Just before Christmas, I uploaded a short clip from a recent sermon on my Facebook page. I included the caption, “A church that makes the main thing the main thing, respects questions and doubts, and seeks unity in Jesus alone ~ Bayside Church!” The clip went for about 5 minutes and included some humour because I believe making people laugh is like sugar that helps the medicine go down. But apparently, I’m wrong!
One person commented, “You added a lot of humour here but I never heard Jesus, or the apostles do that in their ministry.” Personally, I’ve never heard Jesus or the apostles say anything. I’m not that old (whoops, sorry, humour). I guess what they meant is they haven’t read anything humorous in Jesus’ or the apostles’ teaching.
Lost in translation
One of the challenges we have with the Bible is that it was written over 2,000 years ago in various languages and to different cultures, and so the humour that is in the Bible doesn’t usually translate into modern English. It’s like when I preach in other countries through an interpreter; some jokes just don’t translate, and other things that I don’t think are funny become absolutely hilarious. Much of my life is like this!
Sad or joyful Jesus?
Quaker author Elton Trueblood in his book The Humour of Christ points out that because of the need to explain the suffering of Jesus, the sad parts can overwhelm the lighter elements. But Jesus was only the Man of Sorrows concerning His work on the cross – and even that He endured with joy (Hebrews 12:2). In fact, Jesus taught his followers that their sadness would only be for a short period and that his ultimate goal was for their joy to be full (John 16:19-24).
Some may want to point out that the Bible records that “Jesus wept’ not that “Jesus laughed”. This is mentioned because it was news, that is, an unusual event. Our newspapers don’t tell us the sun rose this morning, they don’t report on all the people who made it to work safely. The news announces unusual events – otherwise, it’s not news. The Bible doesn’t document that Jesus laughed because it wasn’t news, and there’s plenty in the Bible to indicate that Jesus was a happy man.
Hebrews 1:9 tells us “God has set you [Jesus] above your companions by anointing you with the oil of joy.” He was a joyous man because He was filled with the Spirit and thus had the fruit of the Spirit including joy (Luke 10:21). Jesus attracted people. Children especially loved Jesus. They would climb up into his arms, and he would bless them. No one is attracted to sour-faced individuals. Jesus told people to “Be of good cheer” (Mt 9:2) – surely, He practised what He preached!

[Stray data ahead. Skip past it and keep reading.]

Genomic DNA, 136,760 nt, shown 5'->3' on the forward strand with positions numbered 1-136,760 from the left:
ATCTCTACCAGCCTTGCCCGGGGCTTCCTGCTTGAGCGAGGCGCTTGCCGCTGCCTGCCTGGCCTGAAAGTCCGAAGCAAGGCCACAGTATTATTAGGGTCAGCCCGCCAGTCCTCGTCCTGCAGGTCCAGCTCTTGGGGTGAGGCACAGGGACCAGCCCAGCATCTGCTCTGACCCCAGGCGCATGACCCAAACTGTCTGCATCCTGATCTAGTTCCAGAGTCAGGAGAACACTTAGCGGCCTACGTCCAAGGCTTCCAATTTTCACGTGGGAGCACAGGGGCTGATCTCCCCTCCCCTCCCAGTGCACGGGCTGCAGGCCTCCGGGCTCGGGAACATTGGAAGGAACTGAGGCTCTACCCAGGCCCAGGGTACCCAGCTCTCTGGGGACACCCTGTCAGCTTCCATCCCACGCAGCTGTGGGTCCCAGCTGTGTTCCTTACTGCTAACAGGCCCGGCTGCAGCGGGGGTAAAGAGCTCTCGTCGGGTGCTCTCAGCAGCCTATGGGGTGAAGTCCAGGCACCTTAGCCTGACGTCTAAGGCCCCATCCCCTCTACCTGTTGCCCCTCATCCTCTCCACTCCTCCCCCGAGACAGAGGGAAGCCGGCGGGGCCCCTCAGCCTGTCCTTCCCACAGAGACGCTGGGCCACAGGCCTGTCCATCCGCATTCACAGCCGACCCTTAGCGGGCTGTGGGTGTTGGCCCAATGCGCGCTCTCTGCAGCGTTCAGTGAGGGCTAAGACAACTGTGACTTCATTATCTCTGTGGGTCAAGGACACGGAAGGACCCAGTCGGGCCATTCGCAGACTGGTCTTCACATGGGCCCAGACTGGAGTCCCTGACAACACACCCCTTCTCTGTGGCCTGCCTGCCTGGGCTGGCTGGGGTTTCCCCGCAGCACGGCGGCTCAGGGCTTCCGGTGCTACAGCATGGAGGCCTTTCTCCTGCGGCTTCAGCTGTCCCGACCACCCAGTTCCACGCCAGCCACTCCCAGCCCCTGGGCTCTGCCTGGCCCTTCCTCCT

Jesus gave His joy to others – you have to have it to give it (John 15:11). And yes, Jesus used humour in His teachings. Statements like “take out the beam from your eye”; “strain out a mosquito and swallow a camel”; and “a camel going through the eye of a needle” would all have been hilarious to Jesus’ hearers.
The overly severe Pharisees accused Jesus and his disciples of being gluttons and drunkards. Of course, they were neither, but in the eyes of the stern religious people of the day, they were guilty because they associated with people who were. The first miracle Jesus did was turning water into the best wine at a seven-day wedding feast. Unfortunately, some of the Christian faith over the centuries has been about transforming the wine back into water!
On one occasion, Matthew threw him a massive feast and invited all of his tax-collector buddies to meet Jesus (Luke 5:27-39). The happy party caused the religious leaders to criticise, complain and talk of fasting and prayer (obviously because that is more spiritual than eating with friends). Jesus responded with humour, sarcasm, a parable, and then a sigh that despite his presentation of truth they, like fools, would stick to their old ways.
Even the morose and peevish John Calvin (known for burning opponents at the stake) had to admit in his Institutes of the Christian Religion (III: 19:9): “We are nowhere forbidden to laugh, or to be satisfied with food, … or to be delighted with music, or to drink wine.” Thanks for your permission, John!
A place for humour in faith
Humour celebrates the goodness of God, the world God created, and the life God gives. It is an accepted fact of medicine that humour is good for our physical health (Proverbs 17:22) and is usually the best way of coping with the trials and disasters that come our way. If we aren’t careful, we can let circumstances suck the joy right out of us. Humour can lighten the load.
The New Jerusalem Bible translates Colossians 4:6: “Talk to them agreeably and with a flavour of wit (“seasoned with salt,” RSV), and try to fit your answers to the needs of each one.” Greek comic writers used the verb artyo, meaning “to season”, as seasoning with the salt of wit. That’s what I was doing by using humour in the video I posted to Facebook, seasoning God’s truth with the salt of wit.
Jesus wouldn’t use humour? I beg to differ!